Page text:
I consolidated a bit and here it is. It is such a pretty song but I can't remember anyone ever singing it...don't even know how I know it...does anyone here sing it? I remember coming across it in a school music book a few years ago...

CHO: Blow the wind southerly, southerly, southerly
Blow the wind south o'er the bonnie blue sea;
Blow the wind southerly, southerly, southerly
Blow, bonnie breeze, my lover t (true love) o me.

Is it not sweet to hear the breeze singing,
As lightly it comes o'er the deep rolling sea?
But sweeter and dearer by far 'tis when bringing
The barque of my true love in safely to me.

I stood by the lighthouse the last time we parted,
Till darkness came down o'er the deep rolling sea,
And no longer I saw the bright barque of my lover.
Blow, bonny breeze and bring him to me.

They told me last night there were ships in the offing,
And I hurried down to the deep rolling sea;
But my eye could not see it, wherever might (no matter how) be it,
The barque that is bearing my lover (true love) to me.

Blaw the wind southerly, southerly, southerly,
Blaw the wind southerly, south, or south-west;
Blaw the lad ti' the bar, ti' the bar, ti' the bar,
Blaw the lad ti' the bar that I love (the) best.

HTML line breaks added. --JoeClone, 17-Jul-02.


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Subject: RE: Lyr Req: blow ye winds southerly
From: Dicho (Frank Staplin)
Date: 14 Jul 02 - 09:20 PM

Some chords and sheet music at: Southerly
(Only two verses here)


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Subject: RE: Lyr Req: blow ye winds southerly
From: Mr Red
Date: 15 Jul 02 - 11:59 AM

masato sakurai
Kathleen Ferrier singing BtWS was my first folk influence toher than a few nursery rhymes. Still does it for me.


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Subject: RE: Lyr Req: blow ye winds southerly
From: GUEST,,gargoyle
Date: 15 Jul 02 - 12:25 PM

Song in America 1962, by Burl Ives, contains the same three verses. Shocked that this classic, haunting tune, song was not on a previous thread....I use it as a bridge to other pieces.

Sincerely,
Gargoyle


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Subject: RE: Lyr Req: blow ye winds southerly
From: Charley Noble
Date: 15 Jul 02 - 03:23 PM

No new verses in my searches.

Charley Noble


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Subject: RE: Lyr Req: blow ye winds southerly
From: GUEST,Rebekah
Date: 10 Jun 09 - 03:15 AM

I learned this song in the 1950's at school there was a verse that went like this

Last night as I lay on my pillow
Last night as I lay on my bed
Last night as I lay on my pillow
I dreamt that my bonny was dead was dead
bring back oh bring back oh bring back my bonny to me to me
Oh bring back Oh bring back Oh bring back my bonny to me.

anyone else heard this version it was the one taught in English Schools between 1955 and 1965.


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Subject: RE: Lyr Req: blow ye winds southerly
From: Artful Codger
Date: 10 Jun 09 - 05:54 AM

Sounds like a spurious import from "My bonny lies over the ocean".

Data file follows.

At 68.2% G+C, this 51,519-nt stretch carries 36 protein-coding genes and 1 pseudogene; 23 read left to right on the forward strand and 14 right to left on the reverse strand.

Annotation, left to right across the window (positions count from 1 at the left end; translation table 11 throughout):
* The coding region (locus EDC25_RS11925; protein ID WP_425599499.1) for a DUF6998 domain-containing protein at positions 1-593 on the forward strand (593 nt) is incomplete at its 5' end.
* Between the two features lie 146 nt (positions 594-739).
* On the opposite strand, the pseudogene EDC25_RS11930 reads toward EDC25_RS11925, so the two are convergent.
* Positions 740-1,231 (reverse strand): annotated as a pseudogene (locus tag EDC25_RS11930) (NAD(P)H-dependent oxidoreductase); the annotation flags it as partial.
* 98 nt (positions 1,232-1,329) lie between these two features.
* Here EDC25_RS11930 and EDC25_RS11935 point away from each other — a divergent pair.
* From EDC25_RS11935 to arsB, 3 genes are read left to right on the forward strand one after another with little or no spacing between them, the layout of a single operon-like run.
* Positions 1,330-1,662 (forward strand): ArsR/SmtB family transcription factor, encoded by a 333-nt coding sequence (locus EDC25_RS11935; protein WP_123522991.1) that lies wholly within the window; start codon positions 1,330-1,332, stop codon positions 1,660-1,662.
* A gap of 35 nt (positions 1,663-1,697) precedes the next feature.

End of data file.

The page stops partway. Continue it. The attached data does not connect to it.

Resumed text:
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Subject: RE: Lyr Req: blow ye winds southerly
From: WalkaboutsVerse
Date: 10 Jun 09 - 06:08 AM

A great E.trad best sung by females, I think - as if looking out over the sea and waiting for their fishermen/sailors to return.


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Subject: RE: Lyr Req: blow ye winds southerly
From: Matthew Edwards
Date: 10 Jun 09 - 07:26 AM

Walkabouts Verse wrote:-
"best sung by females"

Hmphhh! Better not let Graham Pirt hear you say that! He and son Sam perform an excellent version on their recent Fellside CD 'dance ti' thee daddy'.

Matthew


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Subject: RE: Lyr Req: blow ye winds southerly
From: Tug the Cox
Date: 10 Jun 09 - 07:37 AM

Don't know about a spurious import, I too learned it at school in the 50;s as the second verse of my Bonnie lies over the ocean.
The only time you hear that now is as a pub drinking/singing game where you alternatively stand and sit every time a word beginning with B is sung. Good fun when the chorus comes round.


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Subject: RE: Lyr Req: blow ye winds southerly
From: Deckman
Date: 10 Jun 09 - 08:53 AM

My memory says that Jo Mapes recorded this in the 50's ... perhaps Rolph Cohn backed her up? Bob(deckman)Nelson


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Subject: Lyr Add: BLOW THE WIND SOUTHERLY
From: dick greenhaus
Date: 10 Jun 09 - 05:01 PM

Kathleen Ferrier is probably the one who made it famous; Jo Stafford also did a fine job of it. Les Barker parodied it (Breaking Wind Suddenly) and most recently Graham Pirt sings it on his new Fellside CD (Dance ti thi daddy, Graham and Sam Pirt)

BLOW THE WIND SOUTHERLY

Blow the wind southerly, southerly, southerly,
Blow the wind south o'er the bonny blue sea;
Blow the wind southerly, southerly, southerly,
Blow bonny breeze my lover to me.

They told me last night there were ships in the offing,
And I hurried down to the deep rolling sea;
But my eye could not see it,
Wherever might be it,
The bark that is bearing my lover to me.

Blow the wind southerly, southerly, southerly,
Blow the wind south that my lover may come;
Blow the wind southerly, southerly, southerly,
Blow bonny breeze and bring him safe home.

I stood by the lighthouse the last time we parted,
Till darkness came down o'er the deep rolling sea,
And no longer I saw the bright bark of my lover.
Blow, bonny breeze and bring him to me.

Is it not sweet to hear breezes blowing,
As lightly they come o'er the deep rolling sea?
But sweeter and dearer by far when 'tis bearing
The bark of my true love in safety to me.